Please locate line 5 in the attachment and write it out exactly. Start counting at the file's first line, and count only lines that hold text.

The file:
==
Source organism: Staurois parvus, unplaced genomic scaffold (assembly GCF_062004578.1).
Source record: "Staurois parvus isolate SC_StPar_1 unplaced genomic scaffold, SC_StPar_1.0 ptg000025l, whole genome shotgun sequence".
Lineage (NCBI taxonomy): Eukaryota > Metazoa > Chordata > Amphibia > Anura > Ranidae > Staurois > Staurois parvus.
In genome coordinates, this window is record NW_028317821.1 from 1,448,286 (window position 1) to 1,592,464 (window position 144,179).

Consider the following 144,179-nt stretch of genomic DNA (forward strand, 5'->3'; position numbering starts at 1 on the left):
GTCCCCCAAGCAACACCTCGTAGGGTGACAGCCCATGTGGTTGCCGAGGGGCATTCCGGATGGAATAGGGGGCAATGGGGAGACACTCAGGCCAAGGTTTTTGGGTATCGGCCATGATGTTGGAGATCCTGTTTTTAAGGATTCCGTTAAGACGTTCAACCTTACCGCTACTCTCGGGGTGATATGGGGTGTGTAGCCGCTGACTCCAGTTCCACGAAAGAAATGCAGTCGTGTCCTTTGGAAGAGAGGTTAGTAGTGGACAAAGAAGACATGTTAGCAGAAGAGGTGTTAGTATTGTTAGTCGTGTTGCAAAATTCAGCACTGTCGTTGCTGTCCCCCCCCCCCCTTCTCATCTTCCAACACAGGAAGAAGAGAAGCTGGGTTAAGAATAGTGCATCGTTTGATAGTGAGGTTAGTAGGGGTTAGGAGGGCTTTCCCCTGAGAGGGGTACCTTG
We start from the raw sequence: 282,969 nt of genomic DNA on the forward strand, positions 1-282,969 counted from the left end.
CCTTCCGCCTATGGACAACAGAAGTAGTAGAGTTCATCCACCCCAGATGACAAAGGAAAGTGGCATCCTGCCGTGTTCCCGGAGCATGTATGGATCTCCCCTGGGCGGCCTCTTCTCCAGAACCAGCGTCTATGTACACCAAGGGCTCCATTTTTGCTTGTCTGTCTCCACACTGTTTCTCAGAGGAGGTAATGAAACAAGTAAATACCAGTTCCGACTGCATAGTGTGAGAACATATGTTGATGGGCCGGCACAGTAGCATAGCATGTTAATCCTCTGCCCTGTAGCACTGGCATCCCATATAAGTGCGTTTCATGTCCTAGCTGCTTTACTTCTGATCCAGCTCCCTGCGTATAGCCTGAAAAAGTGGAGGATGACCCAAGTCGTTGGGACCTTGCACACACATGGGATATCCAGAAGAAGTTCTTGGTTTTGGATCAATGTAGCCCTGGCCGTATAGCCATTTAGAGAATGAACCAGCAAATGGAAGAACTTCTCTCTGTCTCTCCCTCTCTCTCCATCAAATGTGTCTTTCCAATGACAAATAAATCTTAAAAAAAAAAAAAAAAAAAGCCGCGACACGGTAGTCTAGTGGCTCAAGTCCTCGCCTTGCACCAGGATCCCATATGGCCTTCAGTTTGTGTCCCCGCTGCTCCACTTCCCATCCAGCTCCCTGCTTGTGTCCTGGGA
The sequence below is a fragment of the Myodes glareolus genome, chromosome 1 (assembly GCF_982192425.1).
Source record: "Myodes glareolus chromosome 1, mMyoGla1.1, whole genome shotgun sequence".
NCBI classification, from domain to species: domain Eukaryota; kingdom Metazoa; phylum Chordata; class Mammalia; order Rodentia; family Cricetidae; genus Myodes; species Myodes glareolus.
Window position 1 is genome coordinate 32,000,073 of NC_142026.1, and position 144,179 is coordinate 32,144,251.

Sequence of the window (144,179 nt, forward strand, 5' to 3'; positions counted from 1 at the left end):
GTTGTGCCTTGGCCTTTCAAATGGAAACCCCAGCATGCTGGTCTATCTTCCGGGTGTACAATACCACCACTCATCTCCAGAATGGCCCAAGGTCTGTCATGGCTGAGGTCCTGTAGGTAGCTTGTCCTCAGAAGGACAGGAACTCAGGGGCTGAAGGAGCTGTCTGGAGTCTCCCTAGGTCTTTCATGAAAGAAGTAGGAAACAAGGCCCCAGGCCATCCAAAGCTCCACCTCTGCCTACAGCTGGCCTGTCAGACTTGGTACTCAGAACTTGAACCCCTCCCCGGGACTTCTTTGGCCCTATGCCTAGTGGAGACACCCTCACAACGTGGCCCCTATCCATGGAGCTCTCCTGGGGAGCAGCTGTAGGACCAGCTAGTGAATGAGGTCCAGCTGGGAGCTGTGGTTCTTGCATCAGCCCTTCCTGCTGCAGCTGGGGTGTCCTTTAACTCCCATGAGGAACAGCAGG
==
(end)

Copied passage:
Consider the following 144,179-nt stretch of genomic DNA (forward strand, 5'->3'; position numbering starts at 1 on the left):